We took our leave of Kym and Trang, making a quick precautionary stop in the very posh bathrooms of the Sheraton Hotel Sai Gon, before making or way to our decidedly humbler hotel. Meeting very briefly with Thuy and Seth who had come by to return my cooking implements and say goodbye on last time. Saddened by our both our imminent departures from Sai Gon the Gods opened up the Sky and the rain came down in buckets. It was not until I had finished loading our bags into the taxi in ankle deep water that I realized that I had not taken my camera out once during the entire weekend. So, while the cab waded slowly towards Tan Son Nhat Airport I took a few photos out the window. Rain as we arrived and rain during our departure, an ominous sign as we sat at the gate soaked from head to toe. . .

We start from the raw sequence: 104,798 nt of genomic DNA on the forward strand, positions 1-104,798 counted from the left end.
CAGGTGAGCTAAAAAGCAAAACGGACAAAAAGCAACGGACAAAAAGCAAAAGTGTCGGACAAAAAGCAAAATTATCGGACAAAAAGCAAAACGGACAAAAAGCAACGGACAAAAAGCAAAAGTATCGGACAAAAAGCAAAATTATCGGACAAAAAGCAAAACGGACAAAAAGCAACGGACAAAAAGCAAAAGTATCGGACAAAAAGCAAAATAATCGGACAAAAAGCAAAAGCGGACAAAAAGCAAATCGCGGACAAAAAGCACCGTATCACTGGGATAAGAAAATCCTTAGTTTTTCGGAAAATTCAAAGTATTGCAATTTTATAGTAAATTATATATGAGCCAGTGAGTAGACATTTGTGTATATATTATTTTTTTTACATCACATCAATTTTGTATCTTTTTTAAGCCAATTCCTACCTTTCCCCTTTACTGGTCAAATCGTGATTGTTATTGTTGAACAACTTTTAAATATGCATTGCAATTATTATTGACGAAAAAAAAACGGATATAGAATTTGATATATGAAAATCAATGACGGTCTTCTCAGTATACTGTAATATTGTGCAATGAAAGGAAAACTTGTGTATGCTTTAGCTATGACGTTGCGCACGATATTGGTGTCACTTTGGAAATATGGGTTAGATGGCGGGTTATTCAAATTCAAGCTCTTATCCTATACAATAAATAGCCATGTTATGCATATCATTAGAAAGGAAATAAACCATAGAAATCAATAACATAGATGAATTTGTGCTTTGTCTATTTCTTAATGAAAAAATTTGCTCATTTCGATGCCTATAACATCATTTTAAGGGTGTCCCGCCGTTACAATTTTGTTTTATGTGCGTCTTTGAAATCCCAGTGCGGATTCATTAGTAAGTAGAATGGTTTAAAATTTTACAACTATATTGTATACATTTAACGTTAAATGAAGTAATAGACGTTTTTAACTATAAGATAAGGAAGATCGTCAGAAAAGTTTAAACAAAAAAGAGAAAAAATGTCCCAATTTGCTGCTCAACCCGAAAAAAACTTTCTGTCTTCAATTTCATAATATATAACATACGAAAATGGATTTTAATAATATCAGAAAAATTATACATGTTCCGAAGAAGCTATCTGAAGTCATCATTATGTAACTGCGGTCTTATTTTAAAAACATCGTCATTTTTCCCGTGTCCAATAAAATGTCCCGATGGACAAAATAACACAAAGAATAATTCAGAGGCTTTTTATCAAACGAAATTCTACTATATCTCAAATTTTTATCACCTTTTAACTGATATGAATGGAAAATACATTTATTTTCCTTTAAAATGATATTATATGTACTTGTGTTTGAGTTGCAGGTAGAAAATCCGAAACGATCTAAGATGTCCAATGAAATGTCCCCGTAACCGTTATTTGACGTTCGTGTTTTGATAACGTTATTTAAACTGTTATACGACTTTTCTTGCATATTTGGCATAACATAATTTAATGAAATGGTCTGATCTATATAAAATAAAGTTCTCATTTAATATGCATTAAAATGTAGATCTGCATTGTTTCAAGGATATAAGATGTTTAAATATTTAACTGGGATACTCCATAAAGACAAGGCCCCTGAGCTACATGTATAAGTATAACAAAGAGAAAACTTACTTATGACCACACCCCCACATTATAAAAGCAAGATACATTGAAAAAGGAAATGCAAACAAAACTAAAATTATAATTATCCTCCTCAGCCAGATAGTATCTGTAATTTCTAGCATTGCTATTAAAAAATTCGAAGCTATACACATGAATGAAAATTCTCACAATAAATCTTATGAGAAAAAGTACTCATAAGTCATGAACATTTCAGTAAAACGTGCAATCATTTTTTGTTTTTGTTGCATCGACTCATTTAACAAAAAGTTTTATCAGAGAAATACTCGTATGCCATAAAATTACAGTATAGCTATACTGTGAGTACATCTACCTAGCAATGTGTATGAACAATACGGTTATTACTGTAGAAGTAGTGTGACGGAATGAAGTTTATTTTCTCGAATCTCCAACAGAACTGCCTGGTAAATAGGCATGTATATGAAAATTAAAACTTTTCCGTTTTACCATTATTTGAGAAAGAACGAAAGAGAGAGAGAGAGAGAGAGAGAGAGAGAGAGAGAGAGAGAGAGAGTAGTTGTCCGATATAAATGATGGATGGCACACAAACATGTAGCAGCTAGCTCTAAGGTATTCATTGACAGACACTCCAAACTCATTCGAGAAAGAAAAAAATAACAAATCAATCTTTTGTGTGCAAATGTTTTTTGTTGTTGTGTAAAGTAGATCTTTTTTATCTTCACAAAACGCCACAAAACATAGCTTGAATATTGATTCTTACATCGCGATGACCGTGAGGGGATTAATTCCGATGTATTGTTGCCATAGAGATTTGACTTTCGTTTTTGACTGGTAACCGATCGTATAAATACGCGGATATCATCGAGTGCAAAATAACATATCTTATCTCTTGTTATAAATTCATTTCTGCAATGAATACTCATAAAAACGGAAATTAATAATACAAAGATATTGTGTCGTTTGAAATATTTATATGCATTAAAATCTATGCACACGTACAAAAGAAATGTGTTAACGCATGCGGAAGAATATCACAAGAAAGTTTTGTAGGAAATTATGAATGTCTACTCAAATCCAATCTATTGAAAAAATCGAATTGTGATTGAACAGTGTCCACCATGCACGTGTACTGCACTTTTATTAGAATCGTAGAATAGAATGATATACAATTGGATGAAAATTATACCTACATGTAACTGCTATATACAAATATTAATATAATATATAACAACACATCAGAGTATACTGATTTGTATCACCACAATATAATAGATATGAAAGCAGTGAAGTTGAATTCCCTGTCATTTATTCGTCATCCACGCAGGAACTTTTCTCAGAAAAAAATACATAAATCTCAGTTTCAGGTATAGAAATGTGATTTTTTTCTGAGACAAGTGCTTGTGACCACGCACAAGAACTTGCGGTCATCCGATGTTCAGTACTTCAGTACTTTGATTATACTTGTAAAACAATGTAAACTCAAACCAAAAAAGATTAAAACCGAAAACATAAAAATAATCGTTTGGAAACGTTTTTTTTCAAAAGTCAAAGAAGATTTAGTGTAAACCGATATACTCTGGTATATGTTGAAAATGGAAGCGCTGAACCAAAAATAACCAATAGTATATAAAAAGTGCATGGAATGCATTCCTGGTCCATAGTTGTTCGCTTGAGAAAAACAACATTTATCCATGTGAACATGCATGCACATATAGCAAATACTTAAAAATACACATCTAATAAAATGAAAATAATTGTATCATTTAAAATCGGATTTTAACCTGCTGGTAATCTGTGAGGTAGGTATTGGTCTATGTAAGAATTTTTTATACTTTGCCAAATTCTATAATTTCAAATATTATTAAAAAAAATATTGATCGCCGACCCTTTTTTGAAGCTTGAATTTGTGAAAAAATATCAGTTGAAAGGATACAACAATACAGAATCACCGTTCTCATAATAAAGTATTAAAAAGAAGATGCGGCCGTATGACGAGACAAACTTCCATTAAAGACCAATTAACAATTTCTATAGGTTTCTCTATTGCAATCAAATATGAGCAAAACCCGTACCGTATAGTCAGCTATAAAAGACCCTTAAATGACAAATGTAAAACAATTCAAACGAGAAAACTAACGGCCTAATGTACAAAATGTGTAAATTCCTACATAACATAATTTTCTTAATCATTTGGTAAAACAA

Thursday, October 9, 2008